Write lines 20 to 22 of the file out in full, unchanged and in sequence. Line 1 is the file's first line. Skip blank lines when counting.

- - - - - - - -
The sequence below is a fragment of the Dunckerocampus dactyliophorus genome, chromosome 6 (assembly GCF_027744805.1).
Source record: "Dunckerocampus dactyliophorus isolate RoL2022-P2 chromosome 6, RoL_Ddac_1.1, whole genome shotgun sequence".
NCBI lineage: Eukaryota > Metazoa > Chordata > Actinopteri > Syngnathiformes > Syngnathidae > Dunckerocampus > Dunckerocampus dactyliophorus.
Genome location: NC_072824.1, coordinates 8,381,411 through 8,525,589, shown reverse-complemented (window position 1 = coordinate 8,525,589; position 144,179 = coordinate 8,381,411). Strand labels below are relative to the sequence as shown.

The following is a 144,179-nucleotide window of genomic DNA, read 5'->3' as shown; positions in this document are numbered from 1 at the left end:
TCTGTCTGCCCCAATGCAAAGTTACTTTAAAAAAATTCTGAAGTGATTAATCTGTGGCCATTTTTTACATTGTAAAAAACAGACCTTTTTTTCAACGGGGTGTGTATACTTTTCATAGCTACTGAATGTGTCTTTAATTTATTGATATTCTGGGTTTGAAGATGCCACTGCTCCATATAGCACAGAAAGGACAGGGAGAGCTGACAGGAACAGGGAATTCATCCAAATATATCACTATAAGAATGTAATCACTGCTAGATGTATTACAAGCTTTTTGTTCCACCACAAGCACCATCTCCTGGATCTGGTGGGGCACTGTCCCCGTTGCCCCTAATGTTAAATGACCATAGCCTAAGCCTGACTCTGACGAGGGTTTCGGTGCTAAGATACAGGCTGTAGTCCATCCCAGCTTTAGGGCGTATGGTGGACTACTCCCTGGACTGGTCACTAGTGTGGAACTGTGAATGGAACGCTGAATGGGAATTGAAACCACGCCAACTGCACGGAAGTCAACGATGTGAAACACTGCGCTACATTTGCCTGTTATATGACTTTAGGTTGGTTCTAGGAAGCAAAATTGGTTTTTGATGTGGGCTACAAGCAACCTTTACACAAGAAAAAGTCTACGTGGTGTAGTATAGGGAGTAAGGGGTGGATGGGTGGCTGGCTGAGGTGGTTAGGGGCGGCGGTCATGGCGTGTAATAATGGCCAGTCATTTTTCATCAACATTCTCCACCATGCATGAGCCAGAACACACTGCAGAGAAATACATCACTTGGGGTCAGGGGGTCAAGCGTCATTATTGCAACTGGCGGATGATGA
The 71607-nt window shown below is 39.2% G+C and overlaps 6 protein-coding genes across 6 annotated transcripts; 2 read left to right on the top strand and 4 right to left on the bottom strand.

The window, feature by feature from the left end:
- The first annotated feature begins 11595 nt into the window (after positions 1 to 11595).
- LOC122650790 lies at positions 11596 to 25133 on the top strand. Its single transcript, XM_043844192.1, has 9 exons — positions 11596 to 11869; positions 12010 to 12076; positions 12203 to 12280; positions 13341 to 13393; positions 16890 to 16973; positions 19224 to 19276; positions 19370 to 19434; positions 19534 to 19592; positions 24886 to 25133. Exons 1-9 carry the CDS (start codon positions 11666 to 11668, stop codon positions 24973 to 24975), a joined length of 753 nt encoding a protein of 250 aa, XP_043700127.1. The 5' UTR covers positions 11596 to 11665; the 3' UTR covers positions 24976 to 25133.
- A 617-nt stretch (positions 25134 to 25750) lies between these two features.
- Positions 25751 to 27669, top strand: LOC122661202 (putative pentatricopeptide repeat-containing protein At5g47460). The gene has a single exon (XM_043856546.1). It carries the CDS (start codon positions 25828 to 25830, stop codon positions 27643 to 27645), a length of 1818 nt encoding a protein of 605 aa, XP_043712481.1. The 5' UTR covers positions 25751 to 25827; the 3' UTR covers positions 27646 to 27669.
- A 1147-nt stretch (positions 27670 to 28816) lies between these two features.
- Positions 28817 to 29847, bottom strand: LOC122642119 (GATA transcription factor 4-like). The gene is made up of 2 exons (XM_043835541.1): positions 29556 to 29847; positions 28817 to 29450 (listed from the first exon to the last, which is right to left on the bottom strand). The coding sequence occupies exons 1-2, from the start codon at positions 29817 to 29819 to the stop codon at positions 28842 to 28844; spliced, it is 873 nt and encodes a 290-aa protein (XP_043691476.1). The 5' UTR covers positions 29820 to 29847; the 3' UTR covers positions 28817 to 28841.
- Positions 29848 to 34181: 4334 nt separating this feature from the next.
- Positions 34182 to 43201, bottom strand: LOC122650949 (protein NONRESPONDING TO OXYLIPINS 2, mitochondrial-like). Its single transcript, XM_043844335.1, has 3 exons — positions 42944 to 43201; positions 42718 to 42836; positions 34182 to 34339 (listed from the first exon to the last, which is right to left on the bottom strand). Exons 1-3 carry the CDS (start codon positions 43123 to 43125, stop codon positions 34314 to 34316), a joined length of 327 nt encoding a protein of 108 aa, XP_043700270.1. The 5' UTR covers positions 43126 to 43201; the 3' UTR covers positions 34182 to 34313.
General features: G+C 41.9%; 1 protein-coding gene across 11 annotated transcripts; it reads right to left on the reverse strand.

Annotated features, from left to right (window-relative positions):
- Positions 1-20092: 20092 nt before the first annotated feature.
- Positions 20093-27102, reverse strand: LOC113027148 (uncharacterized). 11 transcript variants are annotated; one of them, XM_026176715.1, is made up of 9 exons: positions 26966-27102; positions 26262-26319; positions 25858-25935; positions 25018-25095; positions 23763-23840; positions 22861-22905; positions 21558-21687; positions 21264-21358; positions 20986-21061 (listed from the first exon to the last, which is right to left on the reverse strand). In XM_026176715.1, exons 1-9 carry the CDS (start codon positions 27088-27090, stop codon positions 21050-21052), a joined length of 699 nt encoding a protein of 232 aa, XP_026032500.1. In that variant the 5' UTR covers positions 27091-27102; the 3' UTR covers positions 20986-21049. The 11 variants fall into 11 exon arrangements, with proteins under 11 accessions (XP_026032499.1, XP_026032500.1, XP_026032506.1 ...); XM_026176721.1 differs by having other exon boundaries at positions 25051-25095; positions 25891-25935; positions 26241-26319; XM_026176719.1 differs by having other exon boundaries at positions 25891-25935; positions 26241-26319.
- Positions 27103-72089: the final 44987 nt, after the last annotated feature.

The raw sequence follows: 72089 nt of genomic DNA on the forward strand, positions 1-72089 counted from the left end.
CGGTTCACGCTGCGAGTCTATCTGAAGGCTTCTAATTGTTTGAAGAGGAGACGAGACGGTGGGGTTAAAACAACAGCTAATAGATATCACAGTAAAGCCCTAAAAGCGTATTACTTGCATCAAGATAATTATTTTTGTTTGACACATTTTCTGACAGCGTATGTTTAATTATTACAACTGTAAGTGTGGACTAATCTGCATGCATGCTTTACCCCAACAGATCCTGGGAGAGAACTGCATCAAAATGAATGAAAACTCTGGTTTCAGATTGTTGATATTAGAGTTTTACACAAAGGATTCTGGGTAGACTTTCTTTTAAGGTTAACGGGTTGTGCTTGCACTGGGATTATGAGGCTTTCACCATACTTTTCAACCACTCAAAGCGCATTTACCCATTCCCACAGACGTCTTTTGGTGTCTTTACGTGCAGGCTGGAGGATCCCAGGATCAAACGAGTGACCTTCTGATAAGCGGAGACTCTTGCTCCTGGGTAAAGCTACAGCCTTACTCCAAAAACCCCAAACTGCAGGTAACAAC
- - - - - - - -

- Positions 20093-27102, reverse strand: LOC113027148 (uncharacterized). 11 transcript variants are annotated; one of them, XM_026176715.1, is made up of 9 exons: positions 26966-27102; positions 26262-26319; positions 25858-25935; positions 25018-25095; positions 23763-23840; positions 22861-22905; positions 21558-21687; positions 21264-21358; positions 20986-21061 (listed from the first exon to the last, which is right to left on the reverse strand). In XM_026176715.1, exons 1-9 carry the CDS (start codon positions 27088-27090, stop codon positions 21050-21052), a joined length of 699 nt encoding a protein of 232 aa, XP_026032500.1. In that variant the 5' UTR covers positions 27091-27102; the 3' UTR covers positions 20986-21049. The 11 variants fall into 11 exon arrangements, with proteins under 11 accessions (XP_026032499.1, XP_026032500.1, XP_026032506.1 ...); XM_026176721.1 differs by having other exon boundaries at positions 25051-25095; positions 25891-25935; positions 26241-26319; XM_026176719.1 differs by having other exon boundaries at positions 25891-25935; positions 26241-26319.
- Positions 27103-72089: the final 44987 nt, after the last annotated feature.

The raw sequence follows: 72089 nt of genomic DNA on the forward strand, positions 1-72089 counted from the left end.